D. Closely spaced branches: The top branch can block out light to the branch below.
E. Rubbing or crossing branches: Rubbing branches will result in damage to the bark that can lead to infectious disease. This crossing orientation of a branch is also suboptimal for sunlight exposure.
F. Narrow crotch: It sounds a bit profane, but name this just refers to the angle between the trunk and the side branch. The result of this type of a branch is growth inside the canopy with suboptimal sunlight exposure and potentially rubbing branches. These narrow crotch branches can also be weak at the attachment with the trunk.
G. Sucker growth: Sucker growth is any growth below the graft union scar. Sucker growth will redirect energy away from the “good fruit” producing part of your tree. If allowed to continue, this sucker growth can also completely takeover a tree.
Graft union scar definition: The graft union scar is often visible as a circumferential change in the diameter of the trunk. The scar is sometimes also noticeable by a subtle change in the appearance of the bark and the leaves of that sucker growth may look different from the rest of the tree.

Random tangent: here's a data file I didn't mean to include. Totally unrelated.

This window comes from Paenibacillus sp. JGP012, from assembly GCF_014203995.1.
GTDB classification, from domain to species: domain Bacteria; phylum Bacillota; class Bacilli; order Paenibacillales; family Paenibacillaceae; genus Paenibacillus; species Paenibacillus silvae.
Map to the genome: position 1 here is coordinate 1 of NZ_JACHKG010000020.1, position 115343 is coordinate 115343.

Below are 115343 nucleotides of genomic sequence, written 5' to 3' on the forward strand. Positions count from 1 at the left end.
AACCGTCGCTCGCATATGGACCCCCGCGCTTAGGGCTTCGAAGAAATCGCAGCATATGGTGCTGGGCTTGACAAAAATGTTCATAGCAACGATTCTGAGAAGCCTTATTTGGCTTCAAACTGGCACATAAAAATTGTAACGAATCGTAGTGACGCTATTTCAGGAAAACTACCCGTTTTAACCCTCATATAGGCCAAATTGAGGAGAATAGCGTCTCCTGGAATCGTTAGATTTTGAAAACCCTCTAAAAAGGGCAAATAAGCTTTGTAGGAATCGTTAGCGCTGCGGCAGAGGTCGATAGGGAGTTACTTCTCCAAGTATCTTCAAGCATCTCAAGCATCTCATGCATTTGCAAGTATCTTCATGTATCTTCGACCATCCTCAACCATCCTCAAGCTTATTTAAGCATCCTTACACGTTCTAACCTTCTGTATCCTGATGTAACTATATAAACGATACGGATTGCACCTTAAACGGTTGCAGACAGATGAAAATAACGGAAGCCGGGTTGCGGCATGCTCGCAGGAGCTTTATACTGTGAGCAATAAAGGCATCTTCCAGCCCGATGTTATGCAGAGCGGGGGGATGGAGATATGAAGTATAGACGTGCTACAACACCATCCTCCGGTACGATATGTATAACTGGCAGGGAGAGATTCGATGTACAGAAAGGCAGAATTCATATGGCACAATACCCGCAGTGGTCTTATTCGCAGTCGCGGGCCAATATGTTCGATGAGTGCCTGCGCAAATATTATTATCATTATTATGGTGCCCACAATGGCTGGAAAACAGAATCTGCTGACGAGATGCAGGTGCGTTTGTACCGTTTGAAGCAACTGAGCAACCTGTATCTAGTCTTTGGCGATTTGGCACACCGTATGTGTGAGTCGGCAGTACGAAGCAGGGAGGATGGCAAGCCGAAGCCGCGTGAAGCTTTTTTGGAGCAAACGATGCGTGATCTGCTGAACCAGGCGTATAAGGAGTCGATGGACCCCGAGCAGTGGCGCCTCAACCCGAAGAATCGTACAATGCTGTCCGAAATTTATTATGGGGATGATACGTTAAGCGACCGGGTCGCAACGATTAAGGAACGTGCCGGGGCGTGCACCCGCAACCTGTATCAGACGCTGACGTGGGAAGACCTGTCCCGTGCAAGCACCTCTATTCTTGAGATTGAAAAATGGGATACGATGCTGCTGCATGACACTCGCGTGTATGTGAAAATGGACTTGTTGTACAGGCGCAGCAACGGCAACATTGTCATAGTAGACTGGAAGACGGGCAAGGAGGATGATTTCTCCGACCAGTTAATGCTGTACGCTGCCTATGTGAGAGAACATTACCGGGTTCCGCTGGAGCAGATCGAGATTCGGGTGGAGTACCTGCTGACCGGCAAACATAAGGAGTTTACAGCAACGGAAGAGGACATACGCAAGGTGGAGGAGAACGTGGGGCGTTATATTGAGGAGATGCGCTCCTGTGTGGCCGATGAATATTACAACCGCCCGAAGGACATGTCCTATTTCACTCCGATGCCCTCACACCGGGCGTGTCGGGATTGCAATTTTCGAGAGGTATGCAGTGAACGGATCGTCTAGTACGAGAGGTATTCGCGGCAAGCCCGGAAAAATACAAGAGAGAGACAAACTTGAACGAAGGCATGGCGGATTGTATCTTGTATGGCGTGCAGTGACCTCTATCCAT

When to prune your trees?
There are two basic times to prune you trees. Dormant-season and Summer pruning.
Dormant (winter) season pruning:
With all the leaves out of the way, it is usually much easier to see what you are doing. Trimming in the winter is also great because the tree has not invested energy into producing the leaves on those branches your about to cut off.